WEPE359 - Poster Exhibition
Awareness and uptake of PrEP among a cohort of US Black men who have sex with men
L. Eaton, D. Driffin
University of Connecticut, Storrs, United States
Background: The rate of HIV/STI infections among US Black men who
have sex with men (BMSM) is alarming and on the rise. The need for effective
strategies to curb these epidemics is a public health priority. Pre-exposure prophylaxis
(PrEP) is a viable and efficacious option for individuals at risk for HIV
infection. However, little is known about PrEP awareness and use among BMSM.
Methods: We used active, in-field recruitment strategies to enroll 482 Black MSM
in a US cohort study. Men were enrolled if they reported unprotected anal sex
in the past year, were 18 years of age or older, and reported being HIV
negative/untested/unknown. We used descriptive statistics and generalized linear
modeling to assess PrEP characteristics among this sample.
Results: Study enrollment began in December 2011 and is ongoing. In July 2012, the
US FDA approved the use of an anti-retroviral for HIV prevention. Two percent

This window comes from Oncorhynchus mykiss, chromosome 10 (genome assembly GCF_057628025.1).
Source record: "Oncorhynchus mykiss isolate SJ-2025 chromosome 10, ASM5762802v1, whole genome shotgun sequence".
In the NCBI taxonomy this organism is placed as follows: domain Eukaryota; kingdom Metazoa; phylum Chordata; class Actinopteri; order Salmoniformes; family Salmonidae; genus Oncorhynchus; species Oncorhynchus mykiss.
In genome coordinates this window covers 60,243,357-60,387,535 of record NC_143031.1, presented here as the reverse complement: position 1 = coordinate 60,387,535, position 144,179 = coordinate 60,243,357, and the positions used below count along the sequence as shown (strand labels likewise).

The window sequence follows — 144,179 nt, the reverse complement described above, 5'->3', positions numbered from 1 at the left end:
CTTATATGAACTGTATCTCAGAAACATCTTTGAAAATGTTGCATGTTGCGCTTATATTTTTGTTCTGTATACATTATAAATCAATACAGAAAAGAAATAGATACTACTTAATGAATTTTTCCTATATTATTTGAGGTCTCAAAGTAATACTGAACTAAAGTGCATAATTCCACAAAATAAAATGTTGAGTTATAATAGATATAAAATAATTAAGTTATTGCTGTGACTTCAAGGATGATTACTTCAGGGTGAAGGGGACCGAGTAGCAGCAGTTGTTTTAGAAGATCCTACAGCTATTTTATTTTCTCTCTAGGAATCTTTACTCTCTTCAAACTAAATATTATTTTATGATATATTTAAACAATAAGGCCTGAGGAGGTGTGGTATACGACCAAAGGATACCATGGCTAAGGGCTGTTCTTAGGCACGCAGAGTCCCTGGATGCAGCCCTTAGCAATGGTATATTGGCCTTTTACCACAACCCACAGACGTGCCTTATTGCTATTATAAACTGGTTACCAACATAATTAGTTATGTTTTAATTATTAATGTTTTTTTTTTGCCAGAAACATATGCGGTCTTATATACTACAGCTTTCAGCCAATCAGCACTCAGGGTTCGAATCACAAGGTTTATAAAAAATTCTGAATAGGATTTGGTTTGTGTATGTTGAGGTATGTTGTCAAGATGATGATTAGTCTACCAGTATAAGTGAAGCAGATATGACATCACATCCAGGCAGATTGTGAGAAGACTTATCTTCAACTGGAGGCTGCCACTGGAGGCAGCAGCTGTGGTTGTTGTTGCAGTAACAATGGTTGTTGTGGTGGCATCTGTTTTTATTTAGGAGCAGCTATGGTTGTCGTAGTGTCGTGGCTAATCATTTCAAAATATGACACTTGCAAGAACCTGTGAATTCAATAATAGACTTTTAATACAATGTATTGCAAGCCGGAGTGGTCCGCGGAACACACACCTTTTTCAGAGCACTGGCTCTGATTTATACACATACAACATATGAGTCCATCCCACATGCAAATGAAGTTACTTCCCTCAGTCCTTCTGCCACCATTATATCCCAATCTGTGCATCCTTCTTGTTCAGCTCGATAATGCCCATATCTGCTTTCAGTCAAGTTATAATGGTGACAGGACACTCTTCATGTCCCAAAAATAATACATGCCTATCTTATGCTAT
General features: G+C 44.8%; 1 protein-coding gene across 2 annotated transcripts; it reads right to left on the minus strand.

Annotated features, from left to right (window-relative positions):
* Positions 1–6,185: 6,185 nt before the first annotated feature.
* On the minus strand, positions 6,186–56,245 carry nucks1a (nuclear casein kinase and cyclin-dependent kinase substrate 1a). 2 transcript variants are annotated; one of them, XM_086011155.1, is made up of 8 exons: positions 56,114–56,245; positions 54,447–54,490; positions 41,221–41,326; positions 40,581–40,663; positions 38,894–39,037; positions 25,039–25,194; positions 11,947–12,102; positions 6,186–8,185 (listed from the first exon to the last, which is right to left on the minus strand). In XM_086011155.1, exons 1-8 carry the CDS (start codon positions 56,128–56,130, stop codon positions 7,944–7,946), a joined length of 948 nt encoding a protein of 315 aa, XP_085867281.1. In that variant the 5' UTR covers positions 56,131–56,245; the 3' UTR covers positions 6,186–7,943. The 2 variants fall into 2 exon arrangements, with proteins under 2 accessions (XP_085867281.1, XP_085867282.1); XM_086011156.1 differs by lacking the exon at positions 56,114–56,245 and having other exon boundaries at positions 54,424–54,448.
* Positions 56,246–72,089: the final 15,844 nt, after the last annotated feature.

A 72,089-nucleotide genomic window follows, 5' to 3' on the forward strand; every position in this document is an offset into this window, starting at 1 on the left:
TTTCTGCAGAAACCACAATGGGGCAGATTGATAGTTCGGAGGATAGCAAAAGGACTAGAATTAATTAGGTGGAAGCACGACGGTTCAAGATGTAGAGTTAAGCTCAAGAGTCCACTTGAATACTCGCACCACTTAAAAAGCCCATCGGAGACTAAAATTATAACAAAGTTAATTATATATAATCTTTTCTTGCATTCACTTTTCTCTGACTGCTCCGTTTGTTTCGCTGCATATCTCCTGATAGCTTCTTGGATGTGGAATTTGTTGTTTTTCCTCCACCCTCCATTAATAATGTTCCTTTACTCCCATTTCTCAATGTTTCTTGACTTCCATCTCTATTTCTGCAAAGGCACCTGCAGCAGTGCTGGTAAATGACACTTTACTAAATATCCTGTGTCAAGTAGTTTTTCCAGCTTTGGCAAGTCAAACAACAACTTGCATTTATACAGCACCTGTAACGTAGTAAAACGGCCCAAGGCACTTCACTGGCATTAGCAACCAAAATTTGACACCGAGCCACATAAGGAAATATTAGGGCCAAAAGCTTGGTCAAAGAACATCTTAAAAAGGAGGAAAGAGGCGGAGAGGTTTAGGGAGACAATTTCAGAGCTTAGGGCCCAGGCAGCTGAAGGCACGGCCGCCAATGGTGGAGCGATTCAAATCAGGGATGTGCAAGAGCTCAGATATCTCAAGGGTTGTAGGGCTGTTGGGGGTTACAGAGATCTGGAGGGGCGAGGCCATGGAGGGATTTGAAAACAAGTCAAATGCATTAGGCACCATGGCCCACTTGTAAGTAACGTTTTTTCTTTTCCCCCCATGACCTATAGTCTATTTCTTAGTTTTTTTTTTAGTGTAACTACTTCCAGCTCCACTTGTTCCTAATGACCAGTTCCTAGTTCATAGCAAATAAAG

of the sample had ever used PrEP, and 1% were taking PrEP. Twenty-two percent
of the sample had heard of PrEP. In modeling analyses we note no relationship
between awareness of PrEP as a HIV prevention strategy and time period of
study, OR=.98, 95%CI .83-1.15. During study enrollment, seventy (14.5%) BMSM
tested HIV positive, of these men 23% had heard of PrEP. Eighty-one percent of
the sample would use PrEP if provided the option to do so.
Conclusions: Greater efforts need to be made to engage BMSM who may be candidates for
PrEP. Our research demonstrates that messages about the availability of PrEP
are not reaching this population. The lack of uptake of PrEP among BMSM is a
missed opportunity for prevention for this most at-need population.
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